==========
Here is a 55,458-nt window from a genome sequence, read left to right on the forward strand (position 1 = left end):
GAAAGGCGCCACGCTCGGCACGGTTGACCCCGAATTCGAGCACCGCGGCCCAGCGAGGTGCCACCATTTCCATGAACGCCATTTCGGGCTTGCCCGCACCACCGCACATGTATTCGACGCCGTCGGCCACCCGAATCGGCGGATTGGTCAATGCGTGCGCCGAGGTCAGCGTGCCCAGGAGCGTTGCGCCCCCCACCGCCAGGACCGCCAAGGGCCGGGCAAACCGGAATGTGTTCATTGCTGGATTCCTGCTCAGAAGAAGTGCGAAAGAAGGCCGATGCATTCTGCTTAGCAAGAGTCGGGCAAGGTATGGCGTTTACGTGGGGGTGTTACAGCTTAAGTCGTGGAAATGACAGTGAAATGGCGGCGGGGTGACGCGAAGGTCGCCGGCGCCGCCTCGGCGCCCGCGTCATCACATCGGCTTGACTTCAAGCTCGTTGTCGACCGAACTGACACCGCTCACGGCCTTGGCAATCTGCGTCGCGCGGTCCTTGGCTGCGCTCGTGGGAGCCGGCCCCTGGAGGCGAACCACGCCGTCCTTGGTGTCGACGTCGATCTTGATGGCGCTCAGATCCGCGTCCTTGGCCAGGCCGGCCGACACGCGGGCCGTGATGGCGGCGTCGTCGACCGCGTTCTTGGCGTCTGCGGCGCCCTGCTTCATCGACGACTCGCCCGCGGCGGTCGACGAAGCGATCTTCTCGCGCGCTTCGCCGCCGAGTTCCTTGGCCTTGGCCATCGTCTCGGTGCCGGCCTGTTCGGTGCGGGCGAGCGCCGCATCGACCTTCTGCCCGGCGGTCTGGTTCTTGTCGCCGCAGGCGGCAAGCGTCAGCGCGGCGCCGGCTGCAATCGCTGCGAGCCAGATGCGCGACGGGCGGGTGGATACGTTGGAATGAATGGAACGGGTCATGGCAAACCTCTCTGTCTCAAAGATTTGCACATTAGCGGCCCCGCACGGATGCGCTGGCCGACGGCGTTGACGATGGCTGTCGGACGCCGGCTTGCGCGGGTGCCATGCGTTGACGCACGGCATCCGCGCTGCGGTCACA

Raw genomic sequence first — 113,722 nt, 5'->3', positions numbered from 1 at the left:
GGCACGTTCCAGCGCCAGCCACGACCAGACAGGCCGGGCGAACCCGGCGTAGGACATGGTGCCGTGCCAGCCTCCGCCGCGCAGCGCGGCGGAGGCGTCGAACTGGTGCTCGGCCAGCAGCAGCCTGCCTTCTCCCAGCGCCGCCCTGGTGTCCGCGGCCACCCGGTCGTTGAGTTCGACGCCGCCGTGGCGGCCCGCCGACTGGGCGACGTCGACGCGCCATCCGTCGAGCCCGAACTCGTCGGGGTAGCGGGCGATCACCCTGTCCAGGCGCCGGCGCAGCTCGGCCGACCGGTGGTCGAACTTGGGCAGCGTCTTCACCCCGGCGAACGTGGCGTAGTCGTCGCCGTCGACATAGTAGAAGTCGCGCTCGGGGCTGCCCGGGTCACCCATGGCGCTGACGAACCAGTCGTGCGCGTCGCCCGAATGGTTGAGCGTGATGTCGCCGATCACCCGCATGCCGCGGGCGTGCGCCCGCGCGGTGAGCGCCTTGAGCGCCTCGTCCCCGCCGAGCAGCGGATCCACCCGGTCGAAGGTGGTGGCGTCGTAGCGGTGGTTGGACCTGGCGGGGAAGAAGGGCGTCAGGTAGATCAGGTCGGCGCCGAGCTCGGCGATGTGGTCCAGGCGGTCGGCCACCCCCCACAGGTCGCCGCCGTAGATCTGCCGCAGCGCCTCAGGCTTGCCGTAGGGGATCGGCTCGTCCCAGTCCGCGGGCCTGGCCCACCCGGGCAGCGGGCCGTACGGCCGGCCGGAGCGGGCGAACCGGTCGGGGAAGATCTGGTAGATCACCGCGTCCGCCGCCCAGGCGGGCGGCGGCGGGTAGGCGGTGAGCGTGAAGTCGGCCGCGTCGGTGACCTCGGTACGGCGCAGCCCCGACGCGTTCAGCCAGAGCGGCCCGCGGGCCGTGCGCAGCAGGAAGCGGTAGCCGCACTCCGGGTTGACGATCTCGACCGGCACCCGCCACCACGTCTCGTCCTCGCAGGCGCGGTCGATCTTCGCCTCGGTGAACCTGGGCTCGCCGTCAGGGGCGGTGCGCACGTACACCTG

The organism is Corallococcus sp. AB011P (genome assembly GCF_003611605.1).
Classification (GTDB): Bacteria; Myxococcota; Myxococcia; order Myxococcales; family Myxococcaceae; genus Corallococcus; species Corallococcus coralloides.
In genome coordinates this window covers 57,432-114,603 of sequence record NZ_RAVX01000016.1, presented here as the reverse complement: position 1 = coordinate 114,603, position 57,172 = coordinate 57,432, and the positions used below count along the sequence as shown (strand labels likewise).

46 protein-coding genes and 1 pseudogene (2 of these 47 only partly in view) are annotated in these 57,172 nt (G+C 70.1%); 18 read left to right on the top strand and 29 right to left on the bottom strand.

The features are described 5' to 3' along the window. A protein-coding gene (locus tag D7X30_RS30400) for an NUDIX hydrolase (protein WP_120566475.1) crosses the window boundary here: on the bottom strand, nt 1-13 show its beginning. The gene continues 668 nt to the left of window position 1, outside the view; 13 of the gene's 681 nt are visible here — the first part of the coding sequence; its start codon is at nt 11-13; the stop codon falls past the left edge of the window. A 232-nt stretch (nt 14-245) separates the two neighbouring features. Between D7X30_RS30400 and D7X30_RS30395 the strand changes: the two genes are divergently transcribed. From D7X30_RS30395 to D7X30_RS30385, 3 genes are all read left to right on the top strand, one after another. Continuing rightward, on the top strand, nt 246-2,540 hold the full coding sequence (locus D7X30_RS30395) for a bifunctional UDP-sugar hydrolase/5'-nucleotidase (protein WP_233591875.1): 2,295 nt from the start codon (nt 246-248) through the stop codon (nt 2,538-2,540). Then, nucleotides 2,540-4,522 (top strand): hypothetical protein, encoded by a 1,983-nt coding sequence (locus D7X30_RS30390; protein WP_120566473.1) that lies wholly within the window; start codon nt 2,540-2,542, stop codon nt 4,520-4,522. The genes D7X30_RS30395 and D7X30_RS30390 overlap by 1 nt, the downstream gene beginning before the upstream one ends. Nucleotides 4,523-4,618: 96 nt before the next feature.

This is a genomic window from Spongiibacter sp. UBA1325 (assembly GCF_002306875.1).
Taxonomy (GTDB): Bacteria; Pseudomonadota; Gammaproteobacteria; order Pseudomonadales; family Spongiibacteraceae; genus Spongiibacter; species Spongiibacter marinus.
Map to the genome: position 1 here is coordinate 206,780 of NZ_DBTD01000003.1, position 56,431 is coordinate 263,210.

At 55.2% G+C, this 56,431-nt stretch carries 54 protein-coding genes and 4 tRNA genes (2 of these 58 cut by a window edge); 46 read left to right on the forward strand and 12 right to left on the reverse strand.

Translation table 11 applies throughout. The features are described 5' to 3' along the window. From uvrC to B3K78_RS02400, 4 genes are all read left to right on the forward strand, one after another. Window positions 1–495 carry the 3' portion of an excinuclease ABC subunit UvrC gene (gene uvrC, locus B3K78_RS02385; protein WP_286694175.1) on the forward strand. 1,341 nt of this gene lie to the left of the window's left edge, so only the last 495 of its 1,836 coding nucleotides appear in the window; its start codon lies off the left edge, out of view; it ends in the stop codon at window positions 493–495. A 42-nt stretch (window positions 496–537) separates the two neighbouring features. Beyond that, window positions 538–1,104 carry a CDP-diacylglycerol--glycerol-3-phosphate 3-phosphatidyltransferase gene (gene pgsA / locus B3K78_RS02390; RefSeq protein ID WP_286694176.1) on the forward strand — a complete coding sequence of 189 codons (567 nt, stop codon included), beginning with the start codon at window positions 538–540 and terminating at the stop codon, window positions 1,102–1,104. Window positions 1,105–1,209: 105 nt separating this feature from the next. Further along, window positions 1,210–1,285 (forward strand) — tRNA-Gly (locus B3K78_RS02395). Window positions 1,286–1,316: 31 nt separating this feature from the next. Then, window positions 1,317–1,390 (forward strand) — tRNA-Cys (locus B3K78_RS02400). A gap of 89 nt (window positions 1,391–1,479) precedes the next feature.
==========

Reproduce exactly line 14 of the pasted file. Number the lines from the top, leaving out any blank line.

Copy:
Translation table 11 applies throughout. The features are described 5' to 3' along the window. From uvrC to B3K78_RS02400, 4 genes are all read left to right on the forward strand, one after another. Window positions 1–495 carry the 3' portion of an excinuclease ABC subunit UvrC gene (gene uvrC, locus B3K78_RS02385; protein WP_286694175.1) on the forward strand. 1,341 nt of this gene lie to the left of the window's left edge, so only the last 495 of its 1,836 coding nucleotides appear in the window; its start codon lies off the left edge, out of view; it ends in the stop codon at window positions 493–495. A 42-nt stretch (window positions 496–537) separates the two neighbouring features. Beyond that, window positions 538–1,104 carry a CDP-diacylglycerol--glycerol-3-phosphate 3-phosphatidyltransferase gene (gene pgsA / locus B3K78_RS02390; RefSeq protein ID WP_286694176.1) on the forward strand — a complete coding sequence of 189 codons (567 nt, stop codon included), beginning with the start codon at window positions 538–540 and terminating at the stop codon, window positions 1,102–1,104. Window positions 1,105–1,209: 105 nt separating this feature from the next. Further along, window positions 1,210–1,285 (forward strand) — tRNA-Gly (locus B3K78_RS02395). Window positions 1,286–1,316: 31 nt separating this feature from the next. Then, window positions 1,317–1,390 (forward strand) — tRNA-Cys (locus B3K78_RS02400). A gap of 89 nt (window positions 1,391–1,479) precedes the next feature.